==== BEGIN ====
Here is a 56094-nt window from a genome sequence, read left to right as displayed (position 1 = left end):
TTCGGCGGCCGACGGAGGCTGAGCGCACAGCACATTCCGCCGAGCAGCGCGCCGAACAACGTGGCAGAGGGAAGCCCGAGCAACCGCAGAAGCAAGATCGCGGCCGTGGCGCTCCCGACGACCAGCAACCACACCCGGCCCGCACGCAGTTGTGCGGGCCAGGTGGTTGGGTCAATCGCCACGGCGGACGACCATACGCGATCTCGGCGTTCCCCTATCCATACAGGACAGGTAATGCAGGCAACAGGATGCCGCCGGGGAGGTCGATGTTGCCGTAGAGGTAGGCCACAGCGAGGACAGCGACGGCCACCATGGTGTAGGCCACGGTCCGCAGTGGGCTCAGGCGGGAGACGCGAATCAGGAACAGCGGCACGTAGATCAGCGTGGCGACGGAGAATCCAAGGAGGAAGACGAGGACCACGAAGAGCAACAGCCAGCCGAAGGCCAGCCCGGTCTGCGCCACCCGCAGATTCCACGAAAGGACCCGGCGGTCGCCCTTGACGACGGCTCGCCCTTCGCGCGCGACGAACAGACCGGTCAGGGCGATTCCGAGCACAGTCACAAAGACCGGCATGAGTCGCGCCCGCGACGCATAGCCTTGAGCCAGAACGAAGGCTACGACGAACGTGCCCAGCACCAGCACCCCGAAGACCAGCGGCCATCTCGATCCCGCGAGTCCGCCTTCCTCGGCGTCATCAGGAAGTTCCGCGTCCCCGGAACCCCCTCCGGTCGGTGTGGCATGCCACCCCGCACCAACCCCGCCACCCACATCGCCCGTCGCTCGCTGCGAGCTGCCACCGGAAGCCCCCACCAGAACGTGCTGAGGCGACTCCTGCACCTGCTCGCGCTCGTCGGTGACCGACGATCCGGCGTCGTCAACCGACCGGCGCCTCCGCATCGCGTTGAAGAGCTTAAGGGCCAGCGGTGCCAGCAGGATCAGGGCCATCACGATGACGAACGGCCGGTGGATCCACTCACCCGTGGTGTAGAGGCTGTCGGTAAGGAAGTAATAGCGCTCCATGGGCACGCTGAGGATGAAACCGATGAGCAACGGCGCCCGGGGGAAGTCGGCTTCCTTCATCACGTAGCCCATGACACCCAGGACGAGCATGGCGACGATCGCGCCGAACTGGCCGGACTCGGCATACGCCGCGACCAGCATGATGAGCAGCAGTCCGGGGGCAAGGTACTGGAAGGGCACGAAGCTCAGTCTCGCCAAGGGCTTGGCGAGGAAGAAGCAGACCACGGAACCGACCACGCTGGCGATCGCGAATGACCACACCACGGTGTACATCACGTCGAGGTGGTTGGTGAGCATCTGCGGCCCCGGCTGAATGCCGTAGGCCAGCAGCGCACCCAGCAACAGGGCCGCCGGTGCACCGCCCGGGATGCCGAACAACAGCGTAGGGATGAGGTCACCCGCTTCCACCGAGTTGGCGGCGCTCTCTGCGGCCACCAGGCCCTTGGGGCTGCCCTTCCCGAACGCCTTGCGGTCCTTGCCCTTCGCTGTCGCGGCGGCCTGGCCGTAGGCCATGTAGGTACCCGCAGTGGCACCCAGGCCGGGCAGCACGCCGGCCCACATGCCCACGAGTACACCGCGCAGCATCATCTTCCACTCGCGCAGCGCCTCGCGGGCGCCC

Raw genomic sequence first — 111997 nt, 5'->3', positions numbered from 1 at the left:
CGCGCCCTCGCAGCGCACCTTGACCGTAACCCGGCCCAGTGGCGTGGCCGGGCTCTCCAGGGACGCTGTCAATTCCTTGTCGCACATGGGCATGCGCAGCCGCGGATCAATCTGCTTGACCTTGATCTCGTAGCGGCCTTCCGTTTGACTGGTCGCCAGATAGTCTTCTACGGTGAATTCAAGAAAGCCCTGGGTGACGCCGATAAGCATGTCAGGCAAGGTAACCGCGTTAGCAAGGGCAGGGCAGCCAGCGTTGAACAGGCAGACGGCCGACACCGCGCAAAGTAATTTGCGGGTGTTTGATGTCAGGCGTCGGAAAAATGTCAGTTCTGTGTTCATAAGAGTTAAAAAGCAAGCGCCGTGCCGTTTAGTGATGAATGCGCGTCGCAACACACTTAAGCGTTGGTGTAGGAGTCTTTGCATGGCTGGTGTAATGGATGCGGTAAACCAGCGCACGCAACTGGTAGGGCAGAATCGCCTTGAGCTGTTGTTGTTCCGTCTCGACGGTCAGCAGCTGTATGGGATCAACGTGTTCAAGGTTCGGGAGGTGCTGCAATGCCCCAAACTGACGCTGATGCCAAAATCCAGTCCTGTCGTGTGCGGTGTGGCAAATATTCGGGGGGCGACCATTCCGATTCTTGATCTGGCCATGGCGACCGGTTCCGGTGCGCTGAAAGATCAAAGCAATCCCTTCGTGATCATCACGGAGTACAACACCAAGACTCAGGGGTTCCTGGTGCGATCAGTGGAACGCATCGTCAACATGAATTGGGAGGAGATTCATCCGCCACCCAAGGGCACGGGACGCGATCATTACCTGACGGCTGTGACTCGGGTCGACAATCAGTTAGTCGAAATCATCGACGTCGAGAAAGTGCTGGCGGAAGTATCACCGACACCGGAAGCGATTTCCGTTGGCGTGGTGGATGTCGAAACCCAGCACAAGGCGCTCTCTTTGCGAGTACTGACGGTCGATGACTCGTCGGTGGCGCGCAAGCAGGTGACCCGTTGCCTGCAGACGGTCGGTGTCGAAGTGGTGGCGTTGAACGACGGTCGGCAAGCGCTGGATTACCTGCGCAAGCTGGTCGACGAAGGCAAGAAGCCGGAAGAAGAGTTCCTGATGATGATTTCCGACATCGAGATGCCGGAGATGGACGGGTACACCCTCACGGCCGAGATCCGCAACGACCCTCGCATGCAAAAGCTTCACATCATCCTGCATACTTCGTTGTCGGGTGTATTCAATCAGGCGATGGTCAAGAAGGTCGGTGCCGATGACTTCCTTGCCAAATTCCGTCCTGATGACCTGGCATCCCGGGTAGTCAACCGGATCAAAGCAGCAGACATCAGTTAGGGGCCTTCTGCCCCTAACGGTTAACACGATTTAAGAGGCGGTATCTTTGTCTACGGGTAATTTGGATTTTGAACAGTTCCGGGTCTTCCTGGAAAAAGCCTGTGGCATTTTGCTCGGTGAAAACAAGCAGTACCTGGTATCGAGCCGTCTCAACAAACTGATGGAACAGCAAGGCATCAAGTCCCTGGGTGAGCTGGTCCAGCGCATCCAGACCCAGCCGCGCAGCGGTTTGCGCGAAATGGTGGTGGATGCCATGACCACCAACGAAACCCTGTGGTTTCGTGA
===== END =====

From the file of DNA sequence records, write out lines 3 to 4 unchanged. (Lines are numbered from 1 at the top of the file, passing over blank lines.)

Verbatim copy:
Raw genomic sequence first — 111997 nt, 5'->3', positions numbered from 1 at the left:
CGCGCCCTCGCAGCGCACCTTGACCGTAACCCGGCCCAGTGGCGTGGCCGGGCTCTCCAGGGACGCTGTCAATTCCTTGTCGCACATGGGCATGCGCAGCCGCGGATCAATCTGCTTGACCTTGATCTCGTAGCGGCCTTCCGTTTGACTGGTCGCCAGATAGTCTTCTACGGTGAATTCAAGAAAGCCCTGGGTGACGCCGATAAGCATGTCAGGCAAGGTAACCGCGTTAGCAAGGGCAGGGCAGCCAGCGTTGAACAGGCAGACGGCCGACACCGCGCAAAGTAATTTGCGGGTGTTTGATGTCAGGCGTCGGAAAAATGTCAGTTCTGTGTTCATAAGAGTTAAAAAGCAAGCGCCGTGCCGTTTAGTGATGAATGCGCGTCGCAACACACTTAAGCGTTGGTGTAGGAGTCTTTGCATGGCTGGTGTAATGGATGCGGTAAACCAGCGCACGCAACTGGTAGGGCAGAATCGCCTTGAGCTGTTGTTGTTCCGTCTCGACGGTCAGCAGCTGTATGGGATCAACGTGTTCAAGGTTCGGGAGGTGCTGCAATGCCCCAAACTGACGCTGATGCCAAAATCCAGTCCTGTCGTGTGCGGTGTGGCAAATATTCGGGGGGCGACCATTCCGATTCTTGATCTGGCCATGGCGACCGGTTCCGGTGCGCTGAAAGATCAAAGCAATCCCTTCGTGATCATCACGGAGTACAACACCAAGACTCAGGGGTTCCTGGTGCGATCAGTGGAACGCATCGTCAACATGAATTGGGAGGAGATTCATCCGCCACCCAAGGGCACGGGACGCGATCATTACCTGACGGCTGTGACTCGGGTCGACAATCAGTTAGTCGAAATCATCGACGTCGAGAAAGTGCTGGCGGAAGTATCACCGACACCGGAAGCGATTTCCGTTGGCGTGGTGGATGTCGAAACCCAGCACAAGGCGCTCTCTTTGCGAGTACTGACGGTCGATGACTCGTCGGTGGCGCGCAAGCAGGTGACCCGTTGCCTGCAGACGGTCGGTGTCGAAGTGGTGGCGTTGAACGACGGTCGGCAAGCGCTGGATTACCTGCGCAAGCTGGTCGACGAAGGCAAGAAGCCGGAAGAAGAGTTCCTGATGATGATTTCCGACATCGAGATGCCGGAGATGGACGGGTACACCCTCACGGCCGAGATCCGCAACGACCCTCGCATGCAAAAGCTTCACATCATCCTGCATACTTCGTTGTCGGGTGTATTCAATCAGGCGATGGTCAAGAAGGTCGGTGCCGATGACTTCCTTGCCAAATTCCGTCCTGATGACCTGGCATCCCGGGTAGTCAACCGGATCAAAGCAGCAGACATCAGTTAGGGGCCTTCTGCCCCTAACGGTTAACACGATTTAAGAGGCGGTATCTTTGTCTACGGGTAATTTGGATTTTGAACAGTTCCGGGTCTTCCTGGAAAAAGCCTGTGGCATTTTGCTCGGTGAAAACAAGCAGTACCTGGTATCGAGCCGTCTCAACAAACTGATGGAACAGCAAGGCATCAAGTCCCTGGGTGAGCTGGTCCAGCGCATCCAGACCCAGCCGCGCAGCGGTTTGCGCGAAATGGTGGTGGATGCCATGACCACCAACGAAACCCTGTGGTTTCGTGA